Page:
Protestors against the Indianapolis Public Schools administration\’s proposal to close multiple high schools rally outside the John Morton Finney Center before the final school board vote on Monday, Sept. 18, 2017. (Eric Weddle/WFYI News)
Three Indianapolis high schools and a middle school will close next year as part of a far-reaching academic overhaul approved Monday by the city school board in the face of declining enrollment.
For nearly six months the Indianapolis Public Schools Board of Commissioners held contentious public meetings to gather input on school closures. At times community members accused school administrators and the board of ignoring their concerns and the negative impact closures would have on poor, mostly black students.
The frustration continued during the board meeting. Some in attendance laughed as commissioners read statements about their votes. When Kelly Bentley explained why she was in favor of closing her alma mater Broad Ripple High School, parent Star Adita stood up and shouted: “I’m blaming you.”
U.S. Education Secretary Betsy DeVos and husband Dick eat at the Eastern Hancock High School cafeteria for the annual FFA hog roast fundraiser on Friday, Sept. 15, 2017 during the last stop on the “Rethink School” tour. (Eric Weddle/WFYI News)
U.S. Education Secretary Betsy DeVos found supporters and skeptics during a half-day trip to urban and rural Indiana schools Friday for the final day of her national back to school tour.
DeVos sought to draw attention to innovative curriculum and teaching methods at stops at charter school classrooms in Gary and Indianapolis before attended a high school football game here in rural Hancock County east of Indianapolis.
U.S. Education Secretary Betsy DeVos talks with students at St. Stephens Indian School on the Wind River Reservation in Stephens, Wyoming, on September 12. (Photo courtesy: USED)
U.S. Education Secretary Betsy DeVos will visit schools across Indiana Friday as the last stop on a six-state back-to-school tour.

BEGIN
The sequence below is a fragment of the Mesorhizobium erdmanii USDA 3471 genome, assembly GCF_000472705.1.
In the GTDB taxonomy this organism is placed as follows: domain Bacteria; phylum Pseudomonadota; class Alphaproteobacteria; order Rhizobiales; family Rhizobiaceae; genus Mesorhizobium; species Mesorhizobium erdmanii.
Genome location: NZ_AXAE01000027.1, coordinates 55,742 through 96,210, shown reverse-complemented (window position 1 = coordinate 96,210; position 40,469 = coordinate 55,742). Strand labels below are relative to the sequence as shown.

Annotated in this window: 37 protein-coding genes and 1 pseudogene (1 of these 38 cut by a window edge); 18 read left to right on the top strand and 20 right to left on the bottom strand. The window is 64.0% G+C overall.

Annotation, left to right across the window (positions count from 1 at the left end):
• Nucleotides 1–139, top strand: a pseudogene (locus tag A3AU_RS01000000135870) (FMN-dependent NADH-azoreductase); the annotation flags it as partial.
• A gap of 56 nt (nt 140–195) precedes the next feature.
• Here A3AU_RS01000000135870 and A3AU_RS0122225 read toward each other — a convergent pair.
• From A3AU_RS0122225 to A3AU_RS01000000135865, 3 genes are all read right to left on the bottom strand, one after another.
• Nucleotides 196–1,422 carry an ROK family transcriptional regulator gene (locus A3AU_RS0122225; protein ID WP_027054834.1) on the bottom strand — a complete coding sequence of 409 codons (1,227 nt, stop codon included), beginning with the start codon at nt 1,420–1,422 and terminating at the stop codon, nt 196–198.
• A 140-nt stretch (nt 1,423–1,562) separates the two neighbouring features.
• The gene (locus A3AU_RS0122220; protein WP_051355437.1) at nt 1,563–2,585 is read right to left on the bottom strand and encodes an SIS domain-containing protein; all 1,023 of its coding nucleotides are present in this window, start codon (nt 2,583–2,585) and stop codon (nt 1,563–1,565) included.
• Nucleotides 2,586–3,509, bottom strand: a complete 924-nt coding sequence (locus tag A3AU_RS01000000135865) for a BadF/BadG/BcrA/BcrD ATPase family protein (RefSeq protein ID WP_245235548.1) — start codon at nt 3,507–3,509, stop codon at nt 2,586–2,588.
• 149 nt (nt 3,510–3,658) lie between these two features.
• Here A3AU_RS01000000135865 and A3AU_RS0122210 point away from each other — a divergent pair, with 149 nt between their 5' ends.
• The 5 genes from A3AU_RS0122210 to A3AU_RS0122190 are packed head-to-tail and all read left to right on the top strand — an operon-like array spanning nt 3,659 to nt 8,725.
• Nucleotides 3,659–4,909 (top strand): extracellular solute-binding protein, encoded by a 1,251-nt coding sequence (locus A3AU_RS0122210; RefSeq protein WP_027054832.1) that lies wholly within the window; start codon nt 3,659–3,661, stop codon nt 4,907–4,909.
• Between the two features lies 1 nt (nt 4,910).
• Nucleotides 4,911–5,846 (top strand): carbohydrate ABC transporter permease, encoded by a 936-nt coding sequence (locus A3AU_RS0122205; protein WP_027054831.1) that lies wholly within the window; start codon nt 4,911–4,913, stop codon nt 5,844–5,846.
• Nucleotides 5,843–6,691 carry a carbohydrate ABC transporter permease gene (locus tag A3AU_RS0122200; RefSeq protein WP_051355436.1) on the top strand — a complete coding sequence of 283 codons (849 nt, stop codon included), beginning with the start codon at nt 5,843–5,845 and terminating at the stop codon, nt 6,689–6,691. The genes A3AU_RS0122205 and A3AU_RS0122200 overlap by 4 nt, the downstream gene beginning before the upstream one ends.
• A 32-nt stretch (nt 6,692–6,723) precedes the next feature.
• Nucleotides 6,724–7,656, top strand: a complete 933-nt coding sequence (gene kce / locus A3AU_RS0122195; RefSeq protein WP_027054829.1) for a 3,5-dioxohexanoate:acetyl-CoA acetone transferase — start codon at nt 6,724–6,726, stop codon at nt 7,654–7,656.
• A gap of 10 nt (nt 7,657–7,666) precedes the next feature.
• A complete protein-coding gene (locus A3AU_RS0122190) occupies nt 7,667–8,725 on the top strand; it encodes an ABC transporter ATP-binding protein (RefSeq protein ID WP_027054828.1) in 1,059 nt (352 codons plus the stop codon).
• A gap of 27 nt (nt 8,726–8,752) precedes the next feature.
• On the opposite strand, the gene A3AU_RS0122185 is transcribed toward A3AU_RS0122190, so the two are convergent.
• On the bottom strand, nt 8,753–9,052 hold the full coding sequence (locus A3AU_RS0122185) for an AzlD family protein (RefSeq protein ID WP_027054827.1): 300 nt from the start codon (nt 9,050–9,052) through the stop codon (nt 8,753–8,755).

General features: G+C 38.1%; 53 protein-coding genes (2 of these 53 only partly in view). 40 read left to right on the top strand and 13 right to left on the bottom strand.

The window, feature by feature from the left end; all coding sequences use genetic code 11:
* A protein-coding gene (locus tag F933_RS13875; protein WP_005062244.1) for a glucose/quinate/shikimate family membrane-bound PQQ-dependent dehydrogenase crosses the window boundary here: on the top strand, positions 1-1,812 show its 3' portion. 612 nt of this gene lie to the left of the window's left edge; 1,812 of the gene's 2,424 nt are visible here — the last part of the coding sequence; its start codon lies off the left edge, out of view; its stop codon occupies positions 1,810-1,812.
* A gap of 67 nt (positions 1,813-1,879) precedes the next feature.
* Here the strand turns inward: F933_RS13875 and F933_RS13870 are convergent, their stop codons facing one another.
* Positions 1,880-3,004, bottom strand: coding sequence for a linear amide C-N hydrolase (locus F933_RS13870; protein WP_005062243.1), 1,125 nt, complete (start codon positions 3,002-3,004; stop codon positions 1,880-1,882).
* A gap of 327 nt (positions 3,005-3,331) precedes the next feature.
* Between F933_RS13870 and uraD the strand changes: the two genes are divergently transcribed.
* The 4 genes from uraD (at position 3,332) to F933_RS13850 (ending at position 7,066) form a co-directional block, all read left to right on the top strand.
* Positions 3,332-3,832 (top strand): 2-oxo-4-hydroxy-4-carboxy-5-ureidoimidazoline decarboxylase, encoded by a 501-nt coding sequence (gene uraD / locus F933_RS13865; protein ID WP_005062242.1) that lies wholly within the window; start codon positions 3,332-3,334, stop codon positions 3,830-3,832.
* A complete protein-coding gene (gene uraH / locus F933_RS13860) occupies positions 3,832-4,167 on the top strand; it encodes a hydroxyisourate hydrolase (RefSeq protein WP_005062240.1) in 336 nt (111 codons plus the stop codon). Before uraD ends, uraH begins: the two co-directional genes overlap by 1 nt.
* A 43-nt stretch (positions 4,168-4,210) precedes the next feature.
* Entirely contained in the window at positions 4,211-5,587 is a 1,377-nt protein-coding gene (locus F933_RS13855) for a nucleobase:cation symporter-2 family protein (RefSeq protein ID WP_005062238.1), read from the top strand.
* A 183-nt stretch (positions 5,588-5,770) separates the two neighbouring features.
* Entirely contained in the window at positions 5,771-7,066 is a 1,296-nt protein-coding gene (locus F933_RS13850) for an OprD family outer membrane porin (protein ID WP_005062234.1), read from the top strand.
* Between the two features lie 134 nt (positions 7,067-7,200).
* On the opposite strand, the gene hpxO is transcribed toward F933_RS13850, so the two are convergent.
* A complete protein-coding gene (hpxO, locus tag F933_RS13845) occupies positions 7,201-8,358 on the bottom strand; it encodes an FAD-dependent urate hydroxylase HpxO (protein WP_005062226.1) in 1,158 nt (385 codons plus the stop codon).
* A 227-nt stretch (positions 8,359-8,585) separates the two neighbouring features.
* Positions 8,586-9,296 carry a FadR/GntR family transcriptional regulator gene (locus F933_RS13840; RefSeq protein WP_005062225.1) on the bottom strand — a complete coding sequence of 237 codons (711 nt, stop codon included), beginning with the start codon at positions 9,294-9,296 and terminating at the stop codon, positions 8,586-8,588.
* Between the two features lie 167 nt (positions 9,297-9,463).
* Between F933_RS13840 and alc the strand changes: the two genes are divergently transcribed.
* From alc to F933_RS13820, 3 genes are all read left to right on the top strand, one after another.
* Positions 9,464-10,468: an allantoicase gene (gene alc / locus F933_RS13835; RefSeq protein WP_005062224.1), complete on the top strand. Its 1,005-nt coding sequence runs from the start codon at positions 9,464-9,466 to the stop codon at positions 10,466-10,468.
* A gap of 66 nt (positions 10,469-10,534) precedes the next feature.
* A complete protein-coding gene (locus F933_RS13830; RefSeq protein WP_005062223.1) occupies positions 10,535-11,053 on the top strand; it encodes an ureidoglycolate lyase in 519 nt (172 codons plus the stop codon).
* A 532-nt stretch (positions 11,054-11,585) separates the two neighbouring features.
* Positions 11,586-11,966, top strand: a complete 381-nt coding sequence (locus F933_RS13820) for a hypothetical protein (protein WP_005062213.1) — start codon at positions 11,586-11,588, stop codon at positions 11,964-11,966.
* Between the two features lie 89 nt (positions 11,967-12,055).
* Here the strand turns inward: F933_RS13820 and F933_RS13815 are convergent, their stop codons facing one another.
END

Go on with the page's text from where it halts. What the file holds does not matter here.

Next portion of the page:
DeVos is highlighting schools that she says are offering innovative and groundbreaking curriculum and teaching methods.
“There are so many new and exciting ways state-based education leaders and advocates are truly rethinking education,” DeVos said in a statement. “It is our goal with this tour to highlight what’s working. We want to encourage local education leaders to continue to be creative, to empower parents with options and to expand student-centered education opportunities.”
The University of Notre Dame ranked No. 18 in U.S. News and World Report\’s 2018 “Best Colleges” list released Tuesday. Here the Basilica of the Sacred Heart and Golden Dome at sunset in 2013. (Barbara Johnston/University of Notre Dame)
Three Indiana universities made the top 100 in U.S. News & World Report’s 2018 “best” rankings for higher education institutions, released Tuesday.
The University of Notre Dame came in at No. 18 among all universities in the country.
State lawmakers are discussing whether to a change a 2011 law that prohibits young people brought into the country illegally from accessing in-state tuition at public colleges.
Indiana is one of only three states in the country that specifically makes immigrant students who can not prove state residency or who don’t qualify for a federal program to pay the more expensive out-of-state tuition rate.
A legislative study committee began delving into the issue Wednesday. Only advocates for altering the law spoke at the two-hour meeting.
The Indiana Department of Education announced the top 10 finalists for the 2018 Teacher of the Year Thursday.
The teacher of the year is picked by a committee including, former recipients, department staff, educational and community leaders, and higher education representatives.
“This list of educators is comprised of the best of the best across Indiana, and I am grateful for the dedication and hard work they show each and every day,” Superintendent Jennifer McCormick said in a statement. “Our teachers deserve all the support and recognition they can receive and I am happy to honor them through our Teacher of the Year program.”
Indiana School Superintendent Jennifer McCormick drew support from an Indianapolis audience Saturday who mostly supported former school chief Glenda Ritz in the November election.
During the Indiana Coalition For Public Education’s annual meeting, the first-term Republican called for increased accountability of charter schools and private schools that receive taxpayer funded vouchers.
“It’s a taxpayer’s right to know. We talk about transparency. We talk about providing a quality experience for students,” she says. “How do we know that is actually happening? I think it is just the right thing to do.”
Article origination IPBS-RJC State Superintendent Jennifer McCormick called for more accountability on charter schools and private schools using taxpayer-funded vouchers during a forum Saturday. The first-term Republican schools chief says her department is “pushing back” against the state’s free-market style of school choice that lawmakers began approving in 2009.